Davide focused on getting the crank positions right for the second corner, which in turn helps focus rider weight distribution and balance on the bike. The first corner has to be taken with the rider being well prepared and at the correct speed. Mid corner the rider should be getting ready for the second corner. This movement allows a smooth transition and forces the bike into the right position and maintains speed. Notice in the sequence below that body position should not be compromised and where you look is where you go, so keep the head up and look ahead.

“Switch backs can often leave people confused and struggling to keep the bike moving, sometime people come to a dead stop or wash out the front wheel, keeping the bike moving depends on correct weight distribution and really pushing the bike over at the right time making it follow the turn better. Do this right a few times and the seconds will be knocked off…”

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Riding switch backs is about preparing for the second corner as you are in the first.

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Cranks are already in the right position for the second corner.

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Weight is compressed and on outside foot, allowing a smooth fast corner.

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Davide explains its about body position, the bike follows the body.

First try Daniele is late on the preparation for the second corner compared to Davide, but gradually improves.

The Best Lines In Rock Gardens

At best they can look scary or un-nerving at worst they can bounce you off the bike or in the case of places like Maribor leave you wondering how to survive. Davide explains that knowing how to find a good line is about knowing what you can feel and what your suspension system can absorb. Take time to study the entry and exit point, is there an awkward hole, or is it a smooth exit? Plus look at what comes next, there is no point straightening the track to put you in a worse position for the next corner. Rocks might look big at first, but the bikes are built now to absorb them, trust your bike and the lines will be faster, safer, straighter and more fun.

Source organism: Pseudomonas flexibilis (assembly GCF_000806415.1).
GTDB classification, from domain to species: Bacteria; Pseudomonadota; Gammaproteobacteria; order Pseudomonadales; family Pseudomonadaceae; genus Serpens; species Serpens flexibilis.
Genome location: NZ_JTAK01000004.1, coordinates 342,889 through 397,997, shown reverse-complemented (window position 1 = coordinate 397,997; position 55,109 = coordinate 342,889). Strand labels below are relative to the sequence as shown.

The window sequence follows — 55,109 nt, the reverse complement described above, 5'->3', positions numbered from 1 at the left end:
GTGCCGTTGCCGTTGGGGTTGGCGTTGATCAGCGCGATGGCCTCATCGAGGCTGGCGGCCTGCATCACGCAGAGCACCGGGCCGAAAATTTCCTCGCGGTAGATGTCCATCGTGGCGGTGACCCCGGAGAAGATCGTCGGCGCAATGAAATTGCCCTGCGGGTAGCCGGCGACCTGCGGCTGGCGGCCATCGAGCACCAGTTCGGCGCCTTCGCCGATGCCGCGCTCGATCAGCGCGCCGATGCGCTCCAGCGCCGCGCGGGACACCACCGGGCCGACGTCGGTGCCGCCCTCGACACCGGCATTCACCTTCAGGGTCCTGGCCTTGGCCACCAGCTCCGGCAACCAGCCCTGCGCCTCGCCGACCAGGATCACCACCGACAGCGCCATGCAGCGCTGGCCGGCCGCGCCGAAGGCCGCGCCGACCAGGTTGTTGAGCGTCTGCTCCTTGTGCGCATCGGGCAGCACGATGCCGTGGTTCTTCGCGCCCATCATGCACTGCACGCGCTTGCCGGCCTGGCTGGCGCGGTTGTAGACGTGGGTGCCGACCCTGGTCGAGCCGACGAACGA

“Body position is fundamental, If you look at the way Jerome Clementz rides he is always in attack mode. This means should his bike hit anything hard or surprising then he is already ready for it. Choose a line that will put the bike in a stable position and in some cases shorten the track a bit, as you get faster it’s possible to hop over things, but check your landing area, as you don’t want to find yourself landing in a hole”

Looking at the ground is the best way to see what is possible regarding what your bike can handle.

Davide said he couldn’t feel the rock under his wheel. It is about knowing what the bike can cope with.

First attempt by Daniele and he gets his line wrong, slowing his exit.

Second attempt goes better lining up for the exit well.

Conclusion

Reading the trail is not easy, takes years of practice and also riders need the balls to try new lines and see what works. Not everything works every time, the consequences of good trail technique is often a faster more fun, smoother ride. This keeps bike and rider safe and in the case of racers can make them win. The key points are to focus on body position on the bike, try not to go too fast, speed will come with better trail technique automatically. Try and visualise where you want the bike to go and be ready for the impacts that the trail can throw at you, Jerome Clementz is the perfect example of good riding technique, the result of that is being the 2013 Enduro World Series Champion.

Thanks to:

Pro Rider: Davide Sottocornola.

Student Rider: Daniele Life Saver

Training Location Trail 301 Punta Ala Trail Center, Tuscany.